In a previous article, we took a closer look at some common long-term disability insurance terms and their definitions. At the Martin Law Group, LLC, we want to ensure that you have the tools and understanding necessary to making solid decisions when it comes to your disability benefits. That is why we have assembled another list of terms and defined them all for your benefit and convenience. Read on to learn more!

Long-Term Disability Insurance Terms Defined: Part II

Attending Physician Statement

The Attending Physician Statement, or APS, is a written report from a doctor that documents the claimant’s past and current health status. Typically, insurance companies use APS reports to determine a claimant’s eligibility to receive benefits.

Concurrent Disability

This term refers to an instance where an individual has more than one injury or disability at one time. Even though there is more than one condition that can cause disability, benefits are typically distributed as if there is only one injury or condition.

Significant Earnings Loss Provision

This provision protects the insured from a significant loss of income if he/she should return to work.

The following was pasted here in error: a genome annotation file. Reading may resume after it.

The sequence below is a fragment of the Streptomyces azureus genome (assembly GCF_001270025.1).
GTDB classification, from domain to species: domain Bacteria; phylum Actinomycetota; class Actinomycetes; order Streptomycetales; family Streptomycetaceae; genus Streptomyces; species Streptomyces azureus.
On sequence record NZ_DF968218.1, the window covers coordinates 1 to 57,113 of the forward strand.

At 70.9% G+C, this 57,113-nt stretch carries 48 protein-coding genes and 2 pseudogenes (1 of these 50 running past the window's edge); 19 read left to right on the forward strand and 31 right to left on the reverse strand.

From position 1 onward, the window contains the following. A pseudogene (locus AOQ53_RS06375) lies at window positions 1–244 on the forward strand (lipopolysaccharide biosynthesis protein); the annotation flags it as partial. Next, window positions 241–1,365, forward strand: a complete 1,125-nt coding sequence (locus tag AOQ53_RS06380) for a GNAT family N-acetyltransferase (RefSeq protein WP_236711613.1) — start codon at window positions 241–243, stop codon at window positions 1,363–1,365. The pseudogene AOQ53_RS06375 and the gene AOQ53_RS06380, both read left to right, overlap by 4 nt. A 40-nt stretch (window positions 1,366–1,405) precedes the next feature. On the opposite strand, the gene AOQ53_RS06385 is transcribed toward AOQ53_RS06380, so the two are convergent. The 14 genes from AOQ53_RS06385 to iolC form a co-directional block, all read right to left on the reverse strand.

Return to Work Provision

Some disability plans include incentives designed to encourage disabled employees to return to work. The insured person may receive a large percent of pre-disability earnings based on a combination of variables under the provision. Speak to your long-term disability attorney to learn more.

Rider

A rider is any extra agreement that expands upon the limits of a policy’s benefits, conditions, or coverage.

When it comes to ensuring that you receive the disability benefits you are entitled to, you shouldn’t leave anything to chance. Navigating the legal process and jargon can leave even the savviest individuals in a state of confusion. Don’t take any chances with your future: contact a seasoned and knowledgeable lawyer to walk through the process with you. At the Martin Law Group, LLC we have the tools to win your case. If we don’t win, we don’t get paid. Call us, today.